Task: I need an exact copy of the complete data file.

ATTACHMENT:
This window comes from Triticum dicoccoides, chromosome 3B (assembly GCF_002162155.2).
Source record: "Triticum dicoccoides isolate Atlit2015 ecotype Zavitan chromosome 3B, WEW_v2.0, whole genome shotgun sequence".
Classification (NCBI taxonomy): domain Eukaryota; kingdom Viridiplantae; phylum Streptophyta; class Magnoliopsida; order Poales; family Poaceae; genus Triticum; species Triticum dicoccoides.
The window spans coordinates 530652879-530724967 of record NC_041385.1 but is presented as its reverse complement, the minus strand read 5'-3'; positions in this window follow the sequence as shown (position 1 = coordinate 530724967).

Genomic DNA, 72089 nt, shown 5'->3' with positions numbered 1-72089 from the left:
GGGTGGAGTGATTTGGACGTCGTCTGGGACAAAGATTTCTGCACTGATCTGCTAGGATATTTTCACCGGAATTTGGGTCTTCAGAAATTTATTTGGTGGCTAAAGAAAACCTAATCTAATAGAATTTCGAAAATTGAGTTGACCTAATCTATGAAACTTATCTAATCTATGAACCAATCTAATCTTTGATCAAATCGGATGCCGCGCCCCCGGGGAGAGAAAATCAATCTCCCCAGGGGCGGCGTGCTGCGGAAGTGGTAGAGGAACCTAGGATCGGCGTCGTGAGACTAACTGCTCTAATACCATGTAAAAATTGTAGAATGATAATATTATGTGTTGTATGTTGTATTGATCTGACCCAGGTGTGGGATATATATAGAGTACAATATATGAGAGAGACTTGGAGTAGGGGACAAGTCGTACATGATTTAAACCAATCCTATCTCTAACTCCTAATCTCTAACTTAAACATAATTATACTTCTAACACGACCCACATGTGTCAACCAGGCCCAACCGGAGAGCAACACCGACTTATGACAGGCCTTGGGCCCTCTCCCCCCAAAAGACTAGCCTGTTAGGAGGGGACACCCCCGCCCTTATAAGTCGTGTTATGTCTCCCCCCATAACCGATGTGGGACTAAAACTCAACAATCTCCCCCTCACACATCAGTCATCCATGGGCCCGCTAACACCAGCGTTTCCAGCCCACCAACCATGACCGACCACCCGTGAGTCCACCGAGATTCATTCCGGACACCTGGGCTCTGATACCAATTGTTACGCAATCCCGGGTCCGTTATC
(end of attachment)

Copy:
This window comes from Triticum dicoccoides, chromosome 3B (assembly GCF_002162155.2).
Source record: "Triticum dicoccoides isolate Atlit2015 ecotype Zavitan chromosome 3B, WEW_v2.0, whole genome shotgun sequence".
Classification (NCBI taxonomy): domain Eukaryota; kingdom Viridiplantae; phylum Streptophyta; class Magnoliopsida; order Poales; family Poaceae; genus Triticum; species Triticum dicoccoides.
The window spans coordinates 530652879-530724967 of record NC_041385.1 but is presented as its reverse complement, the minus strand read 5'-3'; positions in this window follow the sequence as shown (position 1 = coordinate 530724967).

Genomic DNA, 72089 nt, shown 5'->3' with positions numbered 1-72089 from the left:
GGGTGGAGTGATTTGGACGTCGTCTGGGACAAAGATTTCTGCACTGATCTGCTAGGATATTTTCACCGGAATTTGGGTCTTCAGAAATTTATTTGGTGGCTAAAGAAAACCTAATCTAATAGAATTTCGAAAATTGAGTTGACCTAATCTATGAAACTTATCTAATCTATGAACCAATCTAATCTTTGATCAAATCGGATGCCGCGCCCCCGGGGAGAGAAAATCAATCTCCCCAGGGGCGGCGTGCTGCGGAAGTGGTAGAGGAACCTAGGATCGGCGTCGTGAGACTAACTGCTCTAATACCATGTAAAAATTGTAGAATGATAATATTATGTGTTGTATGTTGTATTGATCTGACCCAGGTGTGGGATATATATAGAGTACAATATATGAGAGAGACTTGGAGTAGGGGACAAGTCGTACATGATTTAAACCAATCCTATCTCTAACTCCTAATCTCTAACTTAAACATAATTATACTTCTAACACGACCCACATGTGTCAACCAGGCCCAACCGGAGAGCAACACCGACTTATGACAGGCCTTGGGCCCTCTCCCCCCAAAAGACTAGCCTGTTAGGAGGGGACACCCCCGCCCTTATAAGTCGTGTTATGTCTCCCCCCATAACCGATGTGGGACTAAAACTCAACAATCTCCCCCTCACACATCAGTCATCCATGGGCCCGCTAACACCAGCGTTTCCAGCCCACCAACCATGACCGACCACCCGTGAGTCCACCGAGATTCATTCCGGACACCTGGGCTCTGATACCAATTGTTACGCAATCCCGGGTCCGTTATC